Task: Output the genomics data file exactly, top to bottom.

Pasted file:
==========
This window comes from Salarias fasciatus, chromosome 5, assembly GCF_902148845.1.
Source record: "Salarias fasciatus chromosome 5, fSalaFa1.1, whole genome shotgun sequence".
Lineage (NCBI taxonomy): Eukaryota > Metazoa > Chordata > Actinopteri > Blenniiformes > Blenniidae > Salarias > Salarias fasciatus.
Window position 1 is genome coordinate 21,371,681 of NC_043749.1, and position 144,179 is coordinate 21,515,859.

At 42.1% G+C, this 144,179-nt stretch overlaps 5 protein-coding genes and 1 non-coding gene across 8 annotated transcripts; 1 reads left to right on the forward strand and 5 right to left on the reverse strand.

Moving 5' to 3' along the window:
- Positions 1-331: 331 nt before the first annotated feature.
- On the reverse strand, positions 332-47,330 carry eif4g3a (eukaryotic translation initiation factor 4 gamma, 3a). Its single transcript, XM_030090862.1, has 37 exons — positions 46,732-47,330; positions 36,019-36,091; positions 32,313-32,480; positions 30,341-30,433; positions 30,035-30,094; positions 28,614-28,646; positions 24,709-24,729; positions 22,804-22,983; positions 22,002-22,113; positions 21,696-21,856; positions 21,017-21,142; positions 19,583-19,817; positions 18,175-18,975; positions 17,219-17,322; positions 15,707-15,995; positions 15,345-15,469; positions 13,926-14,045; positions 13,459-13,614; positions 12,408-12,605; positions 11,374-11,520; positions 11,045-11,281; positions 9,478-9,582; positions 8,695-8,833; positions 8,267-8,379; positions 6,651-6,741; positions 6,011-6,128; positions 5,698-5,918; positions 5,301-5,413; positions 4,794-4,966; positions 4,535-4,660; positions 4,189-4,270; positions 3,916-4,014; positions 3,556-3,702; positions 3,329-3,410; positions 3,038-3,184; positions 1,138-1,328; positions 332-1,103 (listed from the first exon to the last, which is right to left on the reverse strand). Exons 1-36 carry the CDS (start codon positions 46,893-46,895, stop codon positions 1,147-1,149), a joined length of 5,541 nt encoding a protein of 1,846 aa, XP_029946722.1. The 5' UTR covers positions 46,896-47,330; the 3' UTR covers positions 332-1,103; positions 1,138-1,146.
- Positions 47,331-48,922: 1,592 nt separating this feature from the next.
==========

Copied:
This window comes from Salarias fasciatus, chromosome 5, assembly GCF_902148845.1.
Source record: "Salarias fasciatus chromosome 5, fSalaFa1.1, whole genome shotgun sequence".
Lineage (NCBI taxonomy): Eukaryota > Metazoa > Chordata > Actinopteri > Blenniiformes > Blenniidae > Salarias > Salarias fasciatus.
Window position 1 is genome coordinate 21,371,681 of NC_043749.1, and position 144,179 is coordinate 21,515,859.

At 42.1% G+C, this 144,179-nt stretch overlaps 5 protein-coding genes and 1 non-coding gene across 8 annotated transcripts; 1 reads left to right on the forward strand and 5 right to left on the reverse strand.

Moving 5' to 3' along the window:
- Positions 1-331: 331 nt before the first annotated feature.
- On the reverse strand, positions 332-47,330 carry eif4g3a (eukaryotic translation initiation factor 4 gamma, 3a). Its single transcript, XM_030090862.1, has 37 exons — positions 46,732-47,330; positions 36,019-36,091; positions 32,313-32,480; positions 30,341-30,433; positions 30,035-30,094; positions 28,614-28,646; positions 24,709-24,729; positions 22,804-22,983; positions 22,002-22,113; positions 21,696-21,856; positions 21,017-21,142; positions 19,583-19,817; positions 18,175-18,975; positions 17,219-17,322; positions 15,707-15,995; positions 15,345-15,469; positions 13,926-14,045; positions 13,459-13,614; positions 12,408-12,605; positions 11,374-11,520; positions 11,045-11,281; positions 9,478-9,582; positions 8,695-8,833; positions 8,267-8,379; positions 6,651-6,741; positions 6,011-6,128; positions 5,698-5,918; positions 5,301-5,413; positions 4,794-4,966; positions 4,535-4,660; positions 4,189-4,270; positions 3,916-4,014; positions 3,556-3,702; positions 3,329-3,410; positions 3,038-3,184; positions 1,138-1,328; positions 332-1,103 (listed from the first exon to the last, which is right to left on the reverse strand). Exons 1-36 carry the CDS (start codon positions 46,893-46,895, stop codon positions 1,147-1,149), a joined length of 5,541 nt encoding a protein of 1,846 aa, XP_029946722.1. The 5' UTR covers positions 46,896-47,330; the 3' UTR covers positions 332-1,103; positions 1,138-1,146.
- Positions 47,331-48,922: 1,592 nt separating this feature from the next.